Who recently stated that Israel has “warmongering tendencies” and is engaging in a “deliberate balkanisation programme aimed at sabotaging the twin-state (sic) solution”?
According to the senior journalist, new NZ Foreign Minister Gerry Brownlee should be “hauled over the coals by his leader” for calling New Zealand’s co-sponsoring of UNSC Resolution 2334 “premature” and suggesting that he wants to repair the relationship with Israel, the only liberal democracy in the Middle East.
Meanwhile, the editor describes Brownlee’s predecessor, Murray McCully, as “bold and courageous” for joining Malaysia, Senegal and Venezuela in co-sponsoring the biased text – which he did without cabinet approval.
There has been no evidence that McCully’s “bold move” has brought the parties any closer to sitting down at the negotiating table, let alone achieving peace. In fact, Resolution 2334 has emboldened the extremists and made negotiations much less likely. Why should the Palestinians change their stance when the UN is giving them more than they’ve previously demanded without requiring anything of them or holding them to account?
It is not clear why Brownlee should be castigated for attempting to bring New Zealand back into line with our traditional allies, which largely condemned the anti-Israel move at the UN, and for returning to more longstanding even-handed NZ policy toward the Palestinian-Israeli conflict.
Brownlee, we are told, is an “appeaser”, even though McCully pushed the Palestinian/Egyptian-worded resolution through while determinedly fostering trade with Arab states and was subsequently awarded the United Arab Emirates Order of Zayed II for his diplomatic efforts.
The Dominion Post editor would clearly prefer New Zealand to align with the non-democratic nations and terror groups who also applauded the resolution.
The editor also claimed that Netanyahu, the Israeli Prime Minister, is “ a major obstacle to any just peace in the Middle East”, and stated he heads “the most right-wing Israeli government in history”. Resolution 2334 was “a sensible attempt to pressure [Netanyahu] to adopt a civilised policy”, according to the editor. This overlooks the fact that Netanyahu headed a 10-month freeze in settlement building in an attempt to restart negotiations and also agreed to a US-brokered deal which would have seen another settlement-building freeze and to give up part of Jerusalem to the Palestinians. In return, the Palestinian government had to recognise Israel as a Jewish state and give up their demand for “right of return”. It took two hours to discuss the offer and for Abbas to reject it.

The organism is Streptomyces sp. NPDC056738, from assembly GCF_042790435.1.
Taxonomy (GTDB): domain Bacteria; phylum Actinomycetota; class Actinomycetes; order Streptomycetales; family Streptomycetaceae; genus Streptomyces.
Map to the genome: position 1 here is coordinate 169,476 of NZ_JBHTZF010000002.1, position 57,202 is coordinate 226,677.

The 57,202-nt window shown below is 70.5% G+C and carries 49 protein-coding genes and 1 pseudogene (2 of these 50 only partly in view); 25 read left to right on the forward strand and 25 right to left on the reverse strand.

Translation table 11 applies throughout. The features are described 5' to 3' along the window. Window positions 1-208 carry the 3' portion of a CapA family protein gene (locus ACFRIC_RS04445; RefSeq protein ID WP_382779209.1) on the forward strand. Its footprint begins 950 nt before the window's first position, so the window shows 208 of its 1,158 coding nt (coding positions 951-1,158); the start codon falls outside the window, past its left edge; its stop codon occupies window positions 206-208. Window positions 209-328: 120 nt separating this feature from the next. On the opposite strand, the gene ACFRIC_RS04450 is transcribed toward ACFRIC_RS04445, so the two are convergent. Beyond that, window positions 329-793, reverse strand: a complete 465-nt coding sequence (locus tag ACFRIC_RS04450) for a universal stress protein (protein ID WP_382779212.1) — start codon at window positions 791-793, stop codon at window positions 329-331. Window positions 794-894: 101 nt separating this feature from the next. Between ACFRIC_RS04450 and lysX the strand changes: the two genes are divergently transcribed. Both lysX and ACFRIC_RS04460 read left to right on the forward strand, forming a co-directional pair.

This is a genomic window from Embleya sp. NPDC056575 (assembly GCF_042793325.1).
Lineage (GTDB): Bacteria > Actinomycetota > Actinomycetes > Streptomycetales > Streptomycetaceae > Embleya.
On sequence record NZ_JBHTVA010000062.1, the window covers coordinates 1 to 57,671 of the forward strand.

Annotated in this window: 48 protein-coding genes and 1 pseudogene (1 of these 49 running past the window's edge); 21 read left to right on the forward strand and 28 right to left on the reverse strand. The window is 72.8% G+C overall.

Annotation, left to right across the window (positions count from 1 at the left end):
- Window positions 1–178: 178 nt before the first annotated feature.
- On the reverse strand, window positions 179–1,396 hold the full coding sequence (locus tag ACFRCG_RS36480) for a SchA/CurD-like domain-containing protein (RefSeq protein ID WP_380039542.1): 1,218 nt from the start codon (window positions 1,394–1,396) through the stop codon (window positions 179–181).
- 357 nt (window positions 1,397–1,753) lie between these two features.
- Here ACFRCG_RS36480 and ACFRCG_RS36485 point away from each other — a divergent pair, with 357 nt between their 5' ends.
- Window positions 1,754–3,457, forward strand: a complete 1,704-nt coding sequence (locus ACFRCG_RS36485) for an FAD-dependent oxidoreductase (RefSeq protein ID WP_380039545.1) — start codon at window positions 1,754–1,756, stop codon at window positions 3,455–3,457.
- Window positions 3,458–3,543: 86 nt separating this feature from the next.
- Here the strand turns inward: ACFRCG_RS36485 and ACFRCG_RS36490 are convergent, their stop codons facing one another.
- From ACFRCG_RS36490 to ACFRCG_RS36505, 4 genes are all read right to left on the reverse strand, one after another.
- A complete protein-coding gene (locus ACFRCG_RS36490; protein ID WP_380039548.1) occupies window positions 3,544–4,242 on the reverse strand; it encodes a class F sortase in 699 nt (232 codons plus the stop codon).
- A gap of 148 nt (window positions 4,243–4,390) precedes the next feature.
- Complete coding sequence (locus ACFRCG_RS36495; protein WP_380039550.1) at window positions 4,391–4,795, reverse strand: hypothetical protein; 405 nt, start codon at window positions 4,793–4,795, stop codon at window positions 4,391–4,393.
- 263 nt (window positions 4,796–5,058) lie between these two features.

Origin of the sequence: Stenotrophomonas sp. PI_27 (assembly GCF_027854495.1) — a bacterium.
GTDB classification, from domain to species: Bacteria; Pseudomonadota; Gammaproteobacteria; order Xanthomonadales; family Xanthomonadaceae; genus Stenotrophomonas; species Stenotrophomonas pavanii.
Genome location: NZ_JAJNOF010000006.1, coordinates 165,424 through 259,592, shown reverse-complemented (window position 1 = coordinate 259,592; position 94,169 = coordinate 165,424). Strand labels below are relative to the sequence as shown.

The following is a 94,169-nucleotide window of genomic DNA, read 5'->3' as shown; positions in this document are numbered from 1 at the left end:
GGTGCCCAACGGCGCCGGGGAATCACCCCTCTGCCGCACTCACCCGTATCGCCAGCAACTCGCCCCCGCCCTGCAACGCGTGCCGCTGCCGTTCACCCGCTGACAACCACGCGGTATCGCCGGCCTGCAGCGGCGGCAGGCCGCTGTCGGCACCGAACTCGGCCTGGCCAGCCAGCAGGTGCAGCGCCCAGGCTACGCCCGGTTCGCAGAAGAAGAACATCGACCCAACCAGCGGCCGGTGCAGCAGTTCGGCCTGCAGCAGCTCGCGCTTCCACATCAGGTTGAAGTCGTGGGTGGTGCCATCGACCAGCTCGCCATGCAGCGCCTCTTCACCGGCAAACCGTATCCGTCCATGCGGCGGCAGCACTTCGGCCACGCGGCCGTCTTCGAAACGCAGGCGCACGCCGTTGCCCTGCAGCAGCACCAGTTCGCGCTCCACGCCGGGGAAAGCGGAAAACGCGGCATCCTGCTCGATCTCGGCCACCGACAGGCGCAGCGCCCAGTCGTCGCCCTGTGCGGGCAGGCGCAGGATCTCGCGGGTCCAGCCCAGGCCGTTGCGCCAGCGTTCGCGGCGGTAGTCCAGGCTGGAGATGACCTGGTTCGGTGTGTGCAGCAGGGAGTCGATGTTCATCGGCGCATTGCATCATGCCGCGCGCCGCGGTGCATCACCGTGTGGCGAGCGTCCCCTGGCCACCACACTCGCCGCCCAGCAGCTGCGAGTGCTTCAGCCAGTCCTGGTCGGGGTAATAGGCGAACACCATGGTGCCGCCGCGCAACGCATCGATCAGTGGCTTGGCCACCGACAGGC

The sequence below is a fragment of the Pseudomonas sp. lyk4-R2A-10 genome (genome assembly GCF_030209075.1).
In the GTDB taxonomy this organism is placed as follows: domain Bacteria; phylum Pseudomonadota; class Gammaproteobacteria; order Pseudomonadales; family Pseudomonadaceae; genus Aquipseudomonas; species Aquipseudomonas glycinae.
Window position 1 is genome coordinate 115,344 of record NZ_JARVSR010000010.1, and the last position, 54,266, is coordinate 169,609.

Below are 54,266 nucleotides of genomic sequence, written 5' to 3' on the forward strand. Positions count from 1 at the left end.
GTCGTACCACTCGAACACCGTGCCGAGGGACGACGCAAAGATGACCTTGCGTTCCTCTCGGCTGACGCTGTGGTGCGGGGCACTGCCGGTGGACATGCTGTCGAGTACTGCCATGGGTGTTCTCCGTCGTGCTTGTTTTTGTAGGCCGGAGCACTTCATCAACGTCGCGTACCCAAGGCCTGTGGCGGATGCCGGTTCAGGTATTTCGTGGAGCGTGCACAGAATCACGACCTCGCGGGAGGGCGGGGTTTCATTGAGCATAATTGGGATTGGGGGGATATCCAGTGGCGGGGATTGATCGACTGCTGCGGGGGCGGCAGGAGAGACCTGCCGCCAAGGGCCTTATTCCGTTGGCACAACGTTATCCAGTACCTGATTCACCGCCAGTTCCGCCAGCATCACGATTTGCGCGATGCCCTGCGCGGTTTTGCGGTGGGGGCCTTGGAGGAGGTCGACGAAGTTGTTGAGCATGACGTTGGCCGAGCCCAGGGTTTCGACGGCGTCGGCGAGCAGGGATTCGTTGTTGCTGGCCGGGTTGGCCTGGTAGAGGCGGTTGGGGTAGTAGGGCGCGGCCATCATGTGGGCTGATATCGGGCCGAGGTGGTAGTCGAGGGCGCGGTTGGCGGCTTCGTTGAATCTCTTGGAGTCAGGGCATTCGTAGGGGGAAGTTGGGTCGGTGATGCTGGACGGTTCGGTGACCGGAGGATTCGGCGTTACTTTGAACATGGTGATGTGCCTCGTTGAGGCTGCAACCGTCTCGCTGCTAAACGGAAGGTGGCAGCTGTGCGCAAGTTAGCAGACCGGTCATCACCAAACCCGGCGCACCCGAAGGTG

Indeed, the editorial does not seem to be concerned with facts or any form of substantiation. It did not mention the Palestinians’ role in the conflict at all. It lays the blame for a lack of Israeli-Palestinian peace only on Israel, ignoring the Palestinian rejectionism, the deep division among its leadership and the continuing problem of incitement and terrorism.
The editorial simplistically reduced Resolution 2334 to only being about settlements as an obstacle to peace. It completely ignored the fact that the resolution text denies the millennia-long Jewish connection to Judaism’s most holy sites, ignoring and contradicting previous UN resolutions and demanding Israel’s submission to indefensible borders, as well as advocating for boycotts against the Jewish State.
It would have been interesting to hear the Dominion Post editor engage with the issues that Resolution 2334 raised, rather than simply engaging in empty propaganda, repeating the flawed logic of McCully, and resorting to fanciful polemic.